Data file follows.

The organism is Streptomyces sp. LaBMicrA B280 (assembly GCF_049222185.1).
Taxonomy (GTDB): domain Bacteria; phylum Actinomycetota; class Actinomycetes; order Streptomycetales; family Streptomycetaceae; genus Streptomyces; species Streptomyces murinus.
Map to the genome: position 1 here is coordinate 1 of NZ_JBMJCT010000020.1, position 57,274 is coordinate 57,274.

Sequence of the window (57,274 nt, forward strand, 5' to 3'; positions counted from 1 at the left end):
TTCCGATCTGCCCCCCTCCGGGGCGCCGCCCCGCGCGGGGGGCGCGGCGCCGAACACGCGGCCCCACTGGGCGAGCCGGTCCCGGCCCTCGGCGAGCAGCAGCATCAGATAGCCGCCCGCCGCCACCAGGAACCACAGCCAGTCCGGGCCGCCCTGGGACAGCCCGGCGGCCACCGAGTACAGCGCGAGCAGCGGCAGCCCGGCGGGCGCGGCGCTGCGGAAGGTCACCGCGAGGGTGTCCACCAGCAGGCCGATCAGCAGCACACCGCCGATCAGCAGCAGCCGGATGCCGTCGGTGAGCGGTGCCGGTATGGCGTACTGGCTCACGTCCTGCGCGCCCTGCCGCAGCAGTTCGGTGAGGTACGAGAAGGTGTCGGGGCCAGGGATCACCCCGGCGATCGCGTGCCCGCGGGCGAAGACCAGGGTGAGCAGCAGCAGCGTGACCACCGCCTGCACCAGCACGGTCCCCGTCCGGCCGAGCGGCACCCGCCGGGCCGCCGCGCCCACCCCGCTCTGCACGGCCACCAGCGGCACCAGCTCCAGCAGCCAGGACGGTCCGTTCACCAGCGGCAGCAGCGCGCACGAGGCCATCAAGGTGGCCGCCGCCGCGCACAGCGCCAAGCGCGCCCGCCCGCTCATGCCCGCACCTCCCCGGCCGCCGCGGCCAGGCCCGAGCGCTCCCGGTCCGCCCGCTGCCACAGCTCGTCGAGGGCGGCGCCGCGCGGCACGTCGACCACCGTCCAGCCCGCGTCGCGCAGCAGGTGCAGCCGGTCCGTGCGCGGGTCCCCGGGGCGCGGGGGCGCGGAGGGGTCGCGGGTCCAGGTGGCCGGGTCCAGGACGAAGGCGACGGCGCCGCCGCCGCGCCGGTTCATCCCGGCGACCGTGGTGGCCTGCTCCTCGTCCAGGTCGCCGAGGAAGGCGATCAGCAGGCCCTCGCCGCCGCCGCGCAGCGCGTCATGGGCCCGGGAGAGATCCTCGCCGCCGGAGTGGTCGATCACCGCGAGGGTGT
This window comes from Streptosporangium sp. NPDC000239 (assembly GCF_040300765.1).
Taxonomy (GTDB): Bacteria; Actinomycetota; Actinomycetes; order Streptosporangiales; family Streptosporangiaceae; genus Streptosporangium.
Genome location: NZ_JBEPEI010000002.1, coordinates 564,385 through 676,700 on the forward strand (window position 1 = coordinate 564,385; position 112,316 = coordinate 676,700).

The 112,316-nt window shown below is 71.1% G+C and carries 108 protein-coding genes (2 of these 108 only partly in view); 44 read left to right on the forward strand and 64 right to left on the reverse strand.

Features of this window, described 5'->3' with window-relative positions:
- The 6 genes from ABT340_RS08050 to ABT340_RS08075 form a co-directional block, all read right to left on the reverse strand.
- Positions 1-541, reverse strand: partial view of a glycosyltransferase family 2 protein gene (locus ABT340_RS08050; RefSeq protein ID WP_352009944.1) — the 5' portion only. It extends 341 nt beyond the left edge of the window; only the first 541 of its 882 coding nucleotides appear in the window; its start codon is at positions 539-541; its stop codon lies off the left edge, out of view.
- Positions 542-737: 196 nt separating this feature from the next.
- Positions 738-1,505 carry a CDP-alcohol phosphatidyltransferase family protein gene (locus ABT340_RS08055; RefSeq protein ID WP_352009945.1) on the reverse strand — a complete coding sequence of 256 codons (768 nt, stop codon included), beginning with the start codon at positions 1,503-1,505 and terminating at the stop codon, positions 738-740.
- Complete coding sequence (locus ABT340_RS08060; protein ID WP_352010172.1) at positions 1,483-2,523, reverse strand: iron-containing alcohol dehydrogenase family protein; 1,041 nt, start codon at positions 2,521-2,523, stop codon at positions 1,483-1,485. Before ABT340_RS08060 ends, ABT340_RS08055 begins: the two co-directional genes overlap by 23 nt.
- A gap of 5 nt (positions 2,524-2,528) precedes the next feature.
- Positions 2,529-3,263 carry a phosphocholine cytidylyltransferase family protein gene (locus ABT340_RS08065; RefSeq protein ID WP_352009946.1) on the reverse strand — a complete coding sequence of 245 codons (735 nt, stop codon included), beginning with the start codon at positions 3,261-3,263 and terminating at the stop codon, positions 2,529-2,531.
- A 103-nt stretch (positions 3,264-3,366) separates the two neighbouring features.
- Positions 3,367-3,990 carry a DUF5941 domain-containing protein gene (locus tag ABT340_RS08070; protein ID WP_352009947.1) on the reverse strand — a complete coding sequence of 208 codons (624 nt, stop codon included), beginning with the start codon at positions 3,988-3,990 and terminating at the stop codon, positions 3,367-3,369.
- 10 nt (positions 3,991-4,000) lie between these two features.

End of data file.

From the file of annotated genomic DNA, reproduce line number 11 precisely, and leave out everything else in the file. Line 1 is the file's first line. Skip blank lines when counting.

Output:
- The 6 genes from ABT340_RS08050 to ABT340_RS08075 form a co-directional block, all read right to left on the reverse strand.